Itô integral

1 The need for a stochastic integral

Suppose that we wish to model a system which is continuously subject to random shocks. Then, we may want to consider a differential equationMathworldPlanetmath of the form

dXtdt=b(Xt)+a(Xt)ξt. (1)

Here, Xt is the stochastic processMathworldPlanetmath describing the state of the system at each time t0, b describes the behavior in the absence of any random shocks and a is the sensitivity to the the random noise ξt. The random variablesMathworldPlanetmath ξt are assumed to be independent and identically distributed with mean zero for each t0, and defined on an underlying probability spaceMathworldPlanetmath (Ω,,).

The first problem is that it is not clear how to define ξ continuously in time such that (1) can be solved. Let W be the integral


Then, Wt should be continuousMathworldPlanetmathPlanetmath in t and, for each h>0, the sequence of increments (W(n+1)h-Wnh)n=0,1, should be independent and identically distributed random variables. A possible candidate for W is Brownian motionMathworldPlanetmath, and it can be shown that, up to a constant scaling factor, this is the only possibility. However, Brownian motion is nowhere differentiableMathworldPlanetmathPlanetmath and ξt=dWt/dt cannot exist. We therefore re-express (1) in terms of W by integrating it

Xt=X0+0tb(Xs)𝑑s+0ta(Xs)𝑑Ws. (2)

The idea of Itô integration is to give meaning to the final integral on the right hand side of (2). Defining the integral with respect to piecewise constant functions of the form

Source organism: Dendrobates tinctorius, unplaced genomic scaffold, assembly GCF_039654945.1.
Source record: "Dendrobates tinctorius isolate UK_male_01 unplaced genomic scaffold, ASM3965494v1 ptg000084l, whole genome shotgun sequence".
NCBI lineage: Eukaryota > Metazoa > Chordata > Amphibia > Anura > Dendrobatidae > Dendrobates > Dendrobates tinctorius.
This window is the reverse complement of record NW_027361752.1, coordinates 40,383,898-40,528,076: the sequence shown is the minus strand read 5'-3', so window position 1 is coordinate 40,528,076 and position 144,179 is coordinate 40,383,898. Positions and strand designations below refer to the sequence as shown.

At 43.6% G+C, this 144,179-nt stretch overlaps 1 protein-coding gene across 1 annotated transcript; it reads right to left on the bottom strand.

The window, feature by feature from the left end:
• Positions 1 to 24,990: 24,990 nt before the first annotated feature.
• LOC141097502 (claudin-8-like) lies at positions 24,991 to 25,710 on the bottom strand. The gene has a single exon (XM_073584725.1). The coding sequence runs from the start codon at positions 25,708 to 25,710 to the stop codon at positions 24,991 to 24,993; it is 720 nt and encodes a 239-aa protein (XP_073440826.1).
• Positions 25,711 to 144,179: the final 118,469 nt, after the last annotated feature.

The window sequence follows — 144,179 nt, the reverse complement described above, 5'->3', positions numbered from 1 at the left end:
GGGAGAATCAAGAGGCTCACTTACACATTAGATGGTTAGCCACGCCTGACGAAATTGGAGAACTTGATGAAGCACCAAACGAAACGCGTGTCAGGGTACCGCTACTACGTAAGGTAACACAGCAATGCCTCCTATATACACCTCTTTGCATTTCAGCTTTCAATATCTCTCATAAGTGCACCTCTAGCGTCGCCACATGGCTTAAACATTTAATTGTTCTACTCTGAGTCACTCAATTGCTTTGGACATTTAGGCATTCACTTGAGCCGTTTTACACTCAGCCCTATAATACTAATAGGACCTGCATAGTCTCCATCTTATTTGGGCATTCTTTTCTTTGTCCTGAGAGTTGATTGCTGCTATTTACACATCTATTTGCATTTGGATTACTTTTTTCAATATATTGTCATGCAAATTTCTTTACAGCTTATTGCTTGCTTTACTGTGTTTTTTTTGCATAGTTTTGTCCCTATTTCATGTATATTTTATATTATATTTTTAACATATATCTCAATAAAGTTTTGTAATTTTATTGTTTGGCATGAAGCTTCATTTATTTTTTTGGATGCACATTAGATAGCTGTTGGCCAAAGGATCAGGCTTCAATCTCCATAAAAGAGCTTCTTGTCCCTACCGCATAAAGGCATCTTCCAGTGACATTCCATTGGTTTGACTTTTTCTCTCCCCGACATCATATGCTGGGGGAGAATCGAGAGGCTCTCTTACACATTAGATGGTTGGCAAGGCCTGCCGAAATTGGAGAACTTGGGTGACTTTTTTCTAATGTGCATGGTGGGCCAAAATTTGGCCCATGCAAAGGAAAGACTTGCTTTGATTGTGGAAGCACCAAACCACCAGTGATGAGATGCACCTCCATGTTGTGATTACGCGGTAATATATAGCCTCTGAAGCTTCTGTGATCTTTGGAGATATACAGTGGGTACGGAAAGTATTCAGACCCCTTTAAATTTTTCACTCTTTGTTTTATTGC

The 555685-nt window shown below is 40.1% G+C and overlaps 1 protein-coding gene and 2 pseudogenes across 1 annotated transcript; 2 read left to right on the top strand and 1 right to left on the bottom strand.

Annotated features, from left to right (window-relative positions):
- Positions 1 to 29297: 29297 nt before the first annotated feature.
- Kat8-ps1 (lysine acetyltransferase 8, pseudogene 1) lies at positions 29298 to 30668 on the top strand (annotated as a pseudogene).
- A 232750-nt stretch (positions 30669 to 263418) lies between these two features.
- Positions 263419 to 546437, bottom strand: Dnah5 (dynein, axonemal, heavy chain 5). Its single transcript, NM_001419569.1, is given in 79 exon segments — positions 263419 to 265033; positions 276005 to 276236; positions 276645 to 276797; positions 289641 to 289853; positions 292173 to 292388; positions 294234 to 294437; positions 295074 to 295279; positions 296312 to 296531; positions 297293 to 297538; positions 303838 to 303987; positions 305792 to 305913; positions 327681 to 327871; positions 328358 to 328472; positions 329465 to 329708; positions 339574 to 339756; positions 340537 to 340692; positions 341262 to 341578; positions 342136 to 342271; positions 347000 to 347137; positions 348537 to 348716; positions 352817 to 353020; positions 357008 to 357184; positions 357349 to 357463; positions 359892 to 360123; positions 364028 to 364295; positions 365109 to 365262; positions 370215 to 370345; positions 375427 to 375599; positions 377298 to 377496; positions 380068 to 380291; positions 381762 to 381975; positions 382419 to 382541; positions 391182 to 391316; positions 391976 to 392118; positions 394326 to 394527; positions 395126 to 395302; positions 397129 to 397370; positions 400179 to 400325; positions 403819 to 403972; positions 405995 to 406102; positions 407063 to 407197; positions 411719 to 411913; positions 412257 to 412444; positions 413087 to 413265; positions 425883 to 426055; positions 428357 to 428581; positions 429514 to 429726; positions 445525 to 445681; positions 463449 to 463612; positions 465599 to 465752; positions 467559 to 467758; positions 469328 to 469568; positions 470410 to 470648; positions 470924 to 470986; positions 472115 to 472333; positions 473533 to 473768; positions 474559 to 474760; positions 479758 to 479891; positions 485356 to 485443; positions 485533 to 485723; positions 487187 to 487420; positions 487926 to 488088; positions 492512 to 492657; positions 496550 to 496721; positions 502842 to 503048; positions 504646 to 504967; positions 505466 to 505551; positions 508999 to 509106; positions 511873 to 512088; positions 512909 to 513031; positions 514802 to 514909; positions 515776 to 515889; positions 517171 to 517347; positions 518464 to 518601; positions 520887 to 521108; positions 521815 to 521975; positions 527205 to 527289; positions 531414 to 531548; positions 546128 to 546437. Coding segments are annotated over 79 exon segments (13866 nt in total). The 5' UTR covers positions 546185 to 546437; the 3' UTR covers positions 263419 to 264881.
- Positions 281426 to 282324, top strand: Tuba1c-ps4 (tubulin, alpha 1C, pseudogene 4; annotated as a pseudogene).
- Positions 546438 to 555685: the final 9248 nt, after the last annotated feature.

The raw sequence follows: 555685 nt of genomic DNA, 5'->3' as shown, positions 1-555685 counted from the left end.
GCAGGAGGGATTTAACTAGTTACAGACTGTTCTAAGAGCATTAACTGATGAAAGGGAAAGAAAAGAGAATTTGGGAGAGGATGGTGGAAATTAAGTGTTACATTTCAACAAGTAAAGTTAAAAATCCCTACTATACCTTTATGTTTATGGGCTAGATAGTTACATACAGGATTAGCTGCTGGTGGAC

αt=k=1nck1{tk-1<ttk} (3)

is easy. Here, 0t0t1tn is an increasing sequence of times and ck are random variables. Then, the integral of α with respect to W is

0tαs𝑑Ws=k=1nck(Wtkt-Wtk-1t). (4)

We could attempt to define the integral with respect to W on the right hand side of (2) by approximating a(Xt) by such piecewise constant functions. However, the sample paths of Brownian motion are of infiniteMathworldPlanetmathPlanetmath total variationMathworldPlanetmathPlanetmath over all intervals. This means that if we let αn be


then the integrals


will tend to infinityMathworldPlanetmath as n, despite the fact that αn are all bounded by one. This means that even if we approximate a(Xt) as closely as we like by piecewise constant functions, the integral can diverge to infinity.

2 The Itô integral

Itô’s solution was to first note that if we can define the integral in a way such that (2) has a unique solution, then Xt should only depend on the values of Ws for st. So, define t to be the collectionMathworldPlanetmath of events in the probability space observable up until time t. This is the smallest σ-algebra with respect to which Ws is measurable for st,


Then, (t)t+ is a filtrationPlanetmathPlanetmath of σ-algebras ( to which W is adapted. If we assume that the piecewise constant process αt is adapted, then the variables ck in (1) will be tk-1-measurable. Such processes are called elementary predictable, and the following identity is obtained

𝔼[(0tα𝑑W)2]=𝔼[0tαs2𝑑s]. (5)

This is known as the Itô isometry. It ensures that, for bounded and adapted integrands α, the integral with respect to W cannot become too large, on averageMathworldPlanetmath. Furthermore, the right hand side is defined for all jointly measurable processes α, and allows us extend the integral with respect to W to integrands which can be approximated by piecewise constant and adapted processes. Such processes are called predictable and include all continuous and adapted processes, so it gives meaning to (2). If we define